With diminishing budgets, Charles Band is still making PUPPET MASTER movies almost three decades on from the comparatively lavish 1989 original; this “reimagining” was designed to spark a new chain of movies without infringing on Band’s cycle. Co-directed by the guys responsible for proficient EVIL DEAD riff WITHER, it boasts a script by S Craig Zahler, responsible for the finest latter-day B movies BONE TOMAHAWK and BRAWL IN CELL BLOCK 99. Following a 1989-set prologue in which Toulon is recast as a heavily scarred Udo Kier lamenting “disgusting homosexuals” in a bar, the modern-day story follows divorcee / comic store worker Thomas Lennon as he returns to his childhood home to get his shit together. Discovering the “Blade” puppet in his dead brother’s old room, takes it to a 30th anniversary convention at Toulon’s home, where tour guide Barbara Crampton (who played a different character in the original film) provides exposition while attendees are gruesomely offed by the revived Nazi puppets in what are defined as “hate crimes” due to the race / sexuality / proclivities of the victims. Complete with a “Junior Fuhrer” puppet that gets oven roasted (“See how you like it!”), Zahler succeeds in reviving an increasingly barren series much in the way Don Mancini was able to restore relevance and creativity to his Chucky franchise. In an age where everyone is offended by everything, this relishes the chance to cut loose as the puppets slaughter kids, Jewish couples, fake-boobed blondes, lesbians and, in a show stopper, the unborn foetus of a heavily pregnant guest. It’s engagingly merciless, with terrific old school gore FX and a gleeful sense of PC-trashing fun. Shame about the lazy “To be continued” ending, however.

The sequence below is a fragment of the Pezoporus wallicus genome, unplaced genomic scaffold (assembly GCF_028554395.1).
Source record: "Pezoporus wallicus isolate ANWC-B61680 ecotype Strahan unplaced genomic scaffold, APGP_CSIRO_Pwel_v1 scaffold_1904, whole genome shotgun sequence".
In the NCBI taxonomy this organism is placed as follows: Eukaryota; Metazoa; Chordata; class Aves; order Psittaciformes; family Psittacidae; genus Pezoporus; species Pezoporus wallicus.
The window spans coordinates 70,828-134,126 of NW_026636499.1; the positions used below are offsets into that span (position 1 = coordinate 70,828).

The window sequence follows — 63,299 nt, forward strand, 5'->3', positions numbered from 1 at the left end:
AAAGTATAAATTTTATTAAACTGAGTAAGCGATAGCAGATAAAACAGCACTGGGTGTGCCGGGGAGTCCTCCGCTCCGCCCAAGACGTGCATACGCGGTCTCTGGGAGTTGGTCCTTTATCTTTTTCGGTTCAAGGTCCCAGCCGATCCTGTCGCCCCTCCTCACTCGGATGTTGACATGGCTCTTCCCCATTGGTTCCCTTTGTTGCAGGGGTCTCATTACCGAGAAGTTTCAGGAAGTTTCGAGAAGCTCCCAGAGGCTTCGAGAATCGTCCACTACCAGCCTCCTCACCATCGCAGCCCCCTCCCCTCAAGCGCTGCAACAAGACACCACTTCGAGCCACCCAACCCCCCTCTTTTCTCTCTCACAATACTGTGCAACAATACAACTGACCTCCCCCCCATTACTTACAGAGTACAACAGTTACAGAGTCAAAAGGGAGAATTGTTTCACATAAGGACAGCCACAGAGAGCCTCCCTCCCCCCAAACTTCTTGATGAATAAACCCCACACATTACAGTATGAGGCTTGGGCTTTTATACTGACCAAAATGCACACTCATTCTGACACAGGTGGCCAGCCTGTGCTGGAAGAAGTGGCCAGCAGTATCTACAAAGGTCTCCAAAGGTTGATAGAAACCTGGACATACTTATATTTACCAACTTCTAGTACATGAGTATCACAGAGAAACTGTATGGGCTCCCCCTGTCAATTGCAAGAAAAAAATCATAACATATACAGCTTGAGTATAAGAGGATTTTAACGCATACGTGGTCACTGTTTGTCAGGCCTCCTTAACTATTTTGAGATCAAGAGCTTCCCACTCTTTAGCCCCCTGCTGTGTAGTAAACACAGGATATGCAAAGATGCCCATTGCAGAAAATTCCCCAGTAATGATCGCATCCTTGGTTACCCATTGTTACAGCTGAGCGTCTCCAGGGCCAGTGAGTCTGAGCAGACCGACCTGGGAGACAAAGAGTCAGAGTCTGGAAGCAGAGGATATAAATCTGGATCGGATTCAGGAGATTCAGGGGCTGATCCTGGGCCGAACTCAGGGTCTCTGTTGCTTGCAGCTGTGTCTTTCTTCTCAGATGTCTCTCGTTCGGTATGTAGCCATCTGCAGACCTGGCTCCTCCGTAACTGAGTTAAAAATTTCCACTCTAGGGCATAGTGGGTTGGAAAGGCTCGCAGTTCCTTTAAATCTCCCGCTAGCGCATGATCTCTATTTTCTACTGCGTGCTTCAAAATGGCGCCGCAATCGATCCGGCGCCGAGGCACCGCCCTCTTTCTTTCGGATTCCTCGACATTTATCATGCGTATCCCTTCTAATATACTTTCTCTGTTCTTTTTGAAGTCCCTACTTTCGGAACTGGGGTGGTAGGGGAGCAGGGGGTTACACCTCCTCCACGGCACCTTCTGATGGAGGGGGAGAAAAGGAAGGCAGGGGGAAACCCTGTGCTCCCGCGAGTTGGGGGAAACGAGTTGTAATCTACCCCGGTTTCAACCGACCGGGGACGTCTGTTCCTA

Reviews by Steven West